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ACC : Acute and Critical Care



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HOME > Acute Crit Care > Volume 12(1); 1997 > Article
Original Article Clinical Study for Monitored Anesthesia Undergoing Ophthalmic Surgery
Jeong Won Lee, Suk Hun Yoon, Tae Seong Kim, Hyun Soo Kim, Kwang Min Kim

Department of Anesthesiology, College of Medicine, Hallym University, Seoul, Korea.
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Intoduction: The phrase "Monitored Anesthesia Care" refers to instances in which an anesthesiologist has been called upon to provide specific anesthesia services to a particular patient understanding a planned procedure, in connection with which a patient receives local anesthesia. Monitored anesthesia care is being increasingly used in the 1990s for a wide variety of diagnostic and therapeutic procedure. The primary objective in providing monitored anesthesia care is to ensure patient comfort and safety.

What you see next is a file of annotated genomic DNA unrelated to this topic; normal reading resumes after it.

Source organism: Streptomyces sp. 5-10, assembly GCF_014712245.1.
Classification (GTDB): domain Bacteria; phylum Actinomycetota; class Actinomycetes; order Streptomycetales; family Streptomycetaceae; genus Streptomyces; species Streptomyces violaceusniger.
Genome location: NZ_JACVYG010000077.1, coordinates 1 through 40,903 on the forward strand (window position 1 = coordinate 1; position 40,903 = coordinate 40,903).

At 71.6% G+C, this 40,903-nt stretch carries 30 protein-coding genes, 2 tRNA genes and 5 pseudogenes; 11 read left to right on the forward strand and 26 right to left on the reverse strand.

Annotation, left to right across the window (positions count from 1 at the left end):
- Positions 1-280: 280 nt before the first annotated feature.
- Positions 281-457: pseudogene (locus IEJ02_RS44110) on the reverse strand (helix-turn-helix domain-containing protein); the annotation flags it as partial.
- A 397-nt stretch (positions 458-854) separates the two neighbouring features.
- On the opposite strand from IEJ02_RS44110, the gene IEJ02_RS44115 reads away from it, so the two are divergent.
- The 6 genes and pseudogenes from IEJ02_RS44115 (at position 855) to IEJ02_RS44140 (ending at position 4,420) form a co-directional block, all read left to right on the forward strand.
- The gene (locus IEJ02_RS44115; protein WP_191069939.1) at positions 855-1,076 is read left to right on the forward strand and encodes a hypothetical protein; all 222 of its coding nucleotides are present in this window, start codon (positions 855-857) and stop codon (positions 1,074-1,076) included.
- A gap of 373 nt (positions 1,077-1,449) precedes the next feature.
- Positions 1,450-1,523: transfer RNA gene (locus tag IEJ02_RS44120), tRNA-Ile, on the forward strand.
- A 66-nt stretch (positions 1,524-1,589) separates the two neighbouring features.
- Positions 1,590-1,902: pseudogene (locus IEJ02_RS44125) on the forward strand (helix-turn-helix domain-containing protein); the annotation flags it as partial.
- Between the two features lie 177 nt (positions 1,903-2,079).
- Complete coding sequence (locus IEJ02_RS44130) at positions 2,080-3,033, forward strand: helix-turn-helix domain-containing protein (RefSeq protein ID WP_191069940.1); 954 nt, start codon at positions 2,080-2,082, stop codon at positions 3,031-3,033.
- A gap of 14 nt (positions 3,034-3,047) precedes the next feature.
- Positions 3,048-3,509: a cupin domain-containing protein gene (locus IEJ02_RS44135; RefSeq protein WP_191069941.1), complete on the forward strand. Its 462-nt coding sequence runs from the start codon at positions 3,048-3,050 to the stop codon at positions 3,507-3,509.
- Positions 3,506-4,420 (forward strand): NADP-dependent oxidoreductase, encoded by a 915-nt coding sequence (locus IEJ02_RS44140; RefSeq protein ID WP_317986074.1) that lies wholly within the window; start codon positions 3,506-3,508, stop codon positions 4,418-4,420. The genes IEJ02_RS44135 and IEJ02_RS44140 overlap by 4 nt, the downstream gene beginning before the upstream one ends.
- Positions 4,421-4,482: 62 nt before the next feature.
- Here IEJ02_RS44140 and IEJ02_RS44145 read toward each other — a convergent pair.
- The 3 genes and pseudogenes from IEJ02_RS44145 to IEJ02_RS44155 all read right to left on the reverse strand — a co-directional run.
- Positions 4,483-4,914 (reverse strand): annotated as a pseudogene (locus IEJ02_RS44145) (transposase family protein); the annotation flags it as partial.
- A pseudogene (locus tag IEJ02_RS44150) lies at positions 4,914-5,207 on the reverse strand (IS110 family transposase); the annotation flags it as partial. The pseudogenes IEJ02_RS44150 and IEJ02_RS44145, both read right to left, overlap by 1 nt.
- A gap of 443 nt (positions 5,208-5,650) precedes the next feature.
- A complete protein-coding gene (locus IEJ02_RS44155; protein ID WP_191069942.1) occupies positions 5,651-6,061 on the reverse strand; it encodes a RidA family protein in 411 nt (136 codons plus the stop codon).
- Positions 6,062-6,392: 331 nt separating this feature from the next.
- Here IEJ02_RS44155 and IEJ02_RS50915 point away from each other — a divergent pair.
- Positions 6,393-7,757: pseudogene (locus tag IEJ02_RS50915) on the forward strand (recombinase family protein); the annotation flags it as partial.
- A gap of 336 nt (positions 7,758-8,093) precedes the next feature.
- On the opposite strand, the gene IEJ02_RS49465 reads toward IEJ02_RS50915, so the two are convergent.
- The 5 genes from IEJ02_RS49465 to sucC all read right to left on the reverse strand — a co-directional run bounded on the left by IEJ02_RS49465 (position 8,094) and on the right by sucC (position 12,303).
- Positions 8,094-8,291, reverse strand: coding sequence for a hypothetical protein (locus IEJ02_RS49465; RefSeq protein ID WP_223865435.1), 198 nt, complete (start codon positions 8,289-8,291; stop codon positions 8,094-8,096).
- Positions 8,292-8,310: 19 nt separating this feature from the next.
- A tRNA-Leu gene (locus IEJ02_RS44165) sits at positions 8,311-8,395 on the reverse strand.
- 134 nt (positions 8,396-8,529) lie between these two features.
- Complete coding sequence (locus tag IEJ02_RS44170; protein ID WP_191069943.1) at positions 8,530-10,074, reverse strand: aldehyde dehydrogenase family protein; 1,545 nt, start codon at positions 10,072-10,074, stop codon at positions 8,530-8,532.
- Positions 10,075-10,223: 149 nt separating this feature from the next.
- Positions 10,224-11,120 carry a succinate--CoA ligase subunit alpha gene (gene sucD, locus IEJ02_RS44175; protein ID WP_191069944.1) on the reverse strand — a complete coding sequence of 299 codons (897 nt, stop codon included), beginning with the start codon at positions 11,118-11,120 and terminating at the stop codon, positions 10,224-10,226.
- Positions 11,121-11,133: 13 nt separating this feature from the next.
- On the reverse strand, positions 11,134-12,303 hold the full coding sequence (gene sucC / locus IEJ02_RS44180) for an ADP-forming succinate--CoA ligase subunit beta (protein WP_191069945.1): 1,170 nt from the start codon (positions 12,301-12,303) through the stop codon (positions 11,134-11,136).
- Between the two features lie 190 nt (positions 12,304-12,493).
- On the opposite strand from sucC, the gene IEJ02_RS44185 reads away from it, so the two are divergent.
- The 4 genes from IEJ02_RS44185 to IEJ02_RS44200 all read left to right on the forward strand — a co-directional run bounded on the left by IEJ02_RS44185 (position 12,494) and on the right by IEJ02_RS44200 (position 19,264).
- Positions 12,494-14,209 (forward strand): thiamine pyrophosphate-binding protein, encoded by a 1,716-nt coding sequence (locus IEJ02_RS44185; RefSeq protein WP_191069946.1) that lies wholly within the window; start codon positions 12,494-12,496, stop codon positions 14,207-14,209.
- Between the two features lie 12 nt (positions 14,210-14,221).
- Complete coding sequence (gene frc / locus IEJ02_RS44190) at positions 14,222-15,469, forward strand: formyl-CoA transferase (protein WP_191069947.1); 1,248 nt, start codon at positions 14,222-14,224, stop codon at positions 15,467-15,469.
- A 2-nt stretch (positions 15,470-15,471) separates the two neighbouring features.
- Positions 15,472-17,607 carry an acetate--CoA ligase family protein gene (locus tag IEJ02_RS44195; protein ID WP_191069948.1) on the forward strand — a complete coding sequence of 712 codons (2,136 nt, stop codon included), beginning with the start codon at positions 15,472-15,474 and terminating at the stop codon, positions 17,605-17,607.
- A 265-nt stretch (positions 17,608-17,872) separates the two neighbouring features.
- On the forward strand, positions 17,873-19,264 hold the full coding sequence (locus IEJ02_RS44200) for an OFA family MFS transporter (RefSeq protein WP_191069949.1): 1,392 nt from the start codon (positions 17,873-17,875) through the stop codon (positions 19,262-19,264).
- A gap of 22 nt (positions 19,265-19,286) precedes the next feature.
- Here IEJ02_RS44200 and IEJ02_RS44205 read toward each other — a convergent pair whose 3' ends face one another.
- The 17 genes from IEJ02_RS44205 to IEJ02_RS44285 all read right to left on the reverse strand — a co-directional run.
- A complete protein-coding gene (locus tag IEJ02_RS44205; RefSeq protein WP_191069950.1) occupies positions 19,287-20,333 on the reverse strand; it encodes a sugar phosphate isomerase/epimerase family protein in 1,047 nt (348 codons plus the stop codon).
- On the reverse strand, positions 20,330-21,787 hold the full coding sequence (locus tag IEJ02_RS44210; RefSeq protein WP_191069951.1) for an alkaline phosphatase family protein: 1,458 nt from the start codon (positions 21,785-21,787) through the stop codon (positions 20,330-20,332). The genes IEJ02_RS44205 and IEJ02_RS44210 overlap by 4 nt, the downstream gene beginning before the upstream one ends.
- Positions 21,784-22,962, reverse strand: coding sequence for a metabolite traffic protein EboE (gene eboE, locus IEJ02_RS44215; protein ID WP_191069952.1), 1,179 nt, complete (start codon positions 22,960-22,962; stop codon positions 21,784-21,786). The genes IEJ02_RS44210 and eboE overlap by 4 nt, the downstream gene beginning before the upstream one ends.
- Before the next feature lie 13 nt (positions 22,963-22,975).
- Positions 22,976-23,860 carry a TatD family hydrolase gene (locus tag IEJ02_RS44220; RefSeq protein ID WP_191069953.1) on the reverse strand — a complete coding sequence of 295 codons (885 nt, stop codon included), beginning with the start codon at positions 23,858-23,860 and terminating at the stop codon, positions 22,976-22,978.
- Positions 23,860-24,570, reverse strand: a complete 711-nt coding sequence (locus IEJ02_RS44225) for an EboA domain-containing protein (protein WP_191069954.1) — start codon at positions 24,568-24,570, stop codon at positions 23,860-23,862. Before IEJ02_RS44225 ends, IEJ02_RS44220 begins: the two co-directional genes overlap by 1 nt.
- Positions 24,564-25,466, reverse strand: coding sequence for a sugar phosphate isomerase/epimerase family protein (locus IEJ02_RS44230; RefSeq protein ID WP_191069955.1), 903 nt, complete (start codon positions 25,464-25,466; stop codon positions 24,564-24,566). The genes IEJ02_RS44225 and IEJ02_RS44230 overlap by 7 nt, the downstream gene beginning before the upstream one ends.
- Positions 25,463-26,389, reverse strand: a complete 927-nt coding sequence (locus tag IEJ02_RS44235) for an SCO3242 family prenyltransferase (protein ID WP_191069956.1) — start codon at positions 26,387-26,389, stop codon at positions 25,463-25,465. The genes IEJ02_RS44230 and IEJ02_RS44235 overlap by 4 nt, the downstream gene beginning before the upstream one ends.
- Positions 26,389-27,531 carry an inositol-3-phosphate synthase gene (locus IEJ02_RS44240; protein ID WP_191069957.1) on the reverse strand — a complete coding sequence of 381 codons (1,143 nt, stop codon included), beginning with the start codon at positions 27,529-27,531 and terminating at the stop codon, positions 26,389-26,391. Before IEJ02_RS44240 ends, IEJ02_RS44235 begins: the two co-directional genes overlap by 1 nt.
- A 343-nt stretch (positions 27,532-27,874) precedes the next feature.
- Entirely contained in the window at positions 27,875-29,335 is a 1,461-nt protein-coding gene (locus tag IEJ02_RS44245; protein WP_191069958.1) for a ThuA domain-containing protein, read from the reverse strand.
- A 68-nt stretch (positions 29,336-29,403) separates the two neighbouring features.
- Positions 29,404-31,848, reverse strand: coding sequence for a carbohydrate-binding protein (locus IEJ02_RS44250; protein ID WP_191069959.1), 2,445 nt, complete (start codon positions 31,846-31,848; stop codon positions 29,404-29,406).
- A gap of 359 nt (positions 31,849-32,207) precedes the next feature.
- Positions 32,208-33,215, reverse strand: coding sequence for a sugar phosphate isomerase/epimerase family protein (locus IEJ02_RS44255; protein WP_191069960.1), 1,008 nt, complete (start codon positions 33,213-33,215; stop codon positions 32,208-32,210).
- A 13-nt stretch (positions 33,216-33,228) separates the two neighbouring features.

We classified patients in three groups by premedication and oxygen administration, no premedication and no oxygen administration (group A), premedication and oxygen administration (group B), premedication and no oxygen administration (group C), measured vital signs and SpO2 (peripheral oxygen saturation) from just before operation, and checked the satisfaction score of surgeon and patients.
SpO2 and satisfaction score of surgeon and patients are the best at premedication and oxygen administration group.
Monitored anesthesia is assumed to give more comfort and safety to patients than local anesthesia alone.

ACC : Acute and Critical Care